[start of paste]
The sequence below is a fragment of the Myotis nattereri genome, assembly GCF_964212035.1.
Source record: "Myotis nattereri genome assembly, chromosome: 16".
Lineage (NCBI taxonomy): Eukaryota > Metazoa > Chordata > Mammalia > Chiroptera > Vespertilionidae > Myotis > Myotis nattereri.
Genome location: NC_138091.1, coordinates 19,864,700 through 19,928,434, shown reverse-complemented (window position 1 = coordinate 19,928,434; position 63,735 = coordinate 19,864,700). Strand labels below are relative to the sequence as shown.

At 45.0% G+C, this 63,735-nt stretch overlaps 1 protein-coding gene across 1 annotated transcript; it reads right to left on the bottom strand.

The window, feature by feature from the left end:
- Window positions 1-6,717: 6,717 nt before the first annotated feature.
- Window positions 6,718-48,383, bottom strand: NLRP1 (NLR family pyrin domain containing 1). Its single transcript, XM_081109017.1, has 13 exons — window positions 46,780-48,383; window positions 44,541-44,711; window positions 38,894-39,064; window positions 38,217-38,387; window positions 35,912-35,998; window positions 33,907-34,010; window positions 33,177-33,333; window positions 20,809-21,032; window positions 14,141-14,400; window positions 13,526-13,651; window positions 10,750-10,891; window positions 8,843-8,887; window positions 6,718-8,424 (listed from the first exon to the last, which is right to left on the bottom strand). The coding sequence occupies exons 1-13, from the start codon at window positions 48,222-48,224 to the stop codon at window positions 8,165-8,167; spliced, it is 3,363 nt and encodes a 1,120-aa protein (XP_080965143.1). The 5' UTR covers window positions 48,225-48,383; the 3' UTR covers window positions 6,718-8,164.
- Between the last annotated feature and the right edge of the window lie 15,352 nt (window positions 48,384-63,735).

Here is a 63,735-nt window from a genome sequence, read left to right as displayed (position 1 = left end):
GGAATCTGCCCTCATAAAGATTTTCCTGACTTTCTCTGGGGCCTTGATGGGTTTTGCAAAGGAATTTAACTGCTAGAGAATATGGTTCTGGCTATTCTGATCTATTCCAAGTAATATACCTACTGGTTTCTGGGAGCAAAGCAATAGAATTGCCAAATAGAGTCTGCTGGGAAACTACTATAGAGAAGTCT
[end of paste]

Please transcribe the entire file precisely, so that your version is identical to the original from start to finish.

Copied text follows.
The sequence below is a fragment of the Myotis nattereri genome, assembly GCF_964212035.1.
Source record: "Myotis nattereri genome assembly, chromosome: 16".
Lineage (NCBI taxonomy): Eukaryota > Metazoa > Chordata > Mammalia > Chiroptera > Vespertilionidae > Myotis > Myotis nattereri.
Genome location: NC_138091.1, coordinates 19,864,700 through 19,928,434, shown reverse-complemented (window position 1 = coordinate 19,928,434; position 63,735 = coordinate 19,864,700). Strand labels below are relative to the sequence as shown.

At 45.0% G+C, this 63,735-nt stretch overlaps 1 protein-coding gene across 1 annotated transcript; it reads right to left on the bottom strand.

The window, feature by feature from the left end:
- Window positions 1-6,717: 6,717 nt before the first annotated feature.
- Window positions 6,718-48,383, bottom strand: NLRP1 (NLR family pyrin domain containing 1). Its single transcript, XM_081109017.1, has 13 exons — window positions 46,780-48,383; window positions 44,541-44,711; window positions 38,894-39,064; window positions 38,217-38,387; window positions 35,912-35,998; window positions 33,907-34,010; window positions 33,177-33,333; window positions 20,809-21,032; window positions 14,141-14,400; window positions 13,526-13,651; window positions 10,750-10,891; window positions 8,843-8,887; window positions 6,718-8,424 (listed from the first exon to the last, which is right to left on the bottom strand). The coding sequence occupies exons 1-13, from the start codon at window positions 48,222-48,224 to the stop codon at window positions 8,165-8,167; spliced, it is 3,363 nt and encodes a 1,120-aa protein (XP_080965143.1). The 5' UTR covers window positions 48,225-48,383; the 3' UTR covers window positions 6,718-8,164.
- Between the last annotated feature and the right edge of the window lie 15,352 nt (window positions 48,384-63,735).

Here is a 63,735-nt window from a genome sequence, read left to right as displayed (position 1 = left end):
GGAATCTGCCCTCATAAAGATTTTCCTGACTTTCTCTGGGGCCTTGATGGGTTTTGCAAAGGAATTTAACTGCTAGAGAATATGGTTCTGGCTATTCTGATCTATTCCAAGTAATATACCTACTGGTTTCTGGGAGCAAAGCAATAGAATTGCCAAATAGAGTCTGCTGGGAAACTACTATAGAGAAGTCT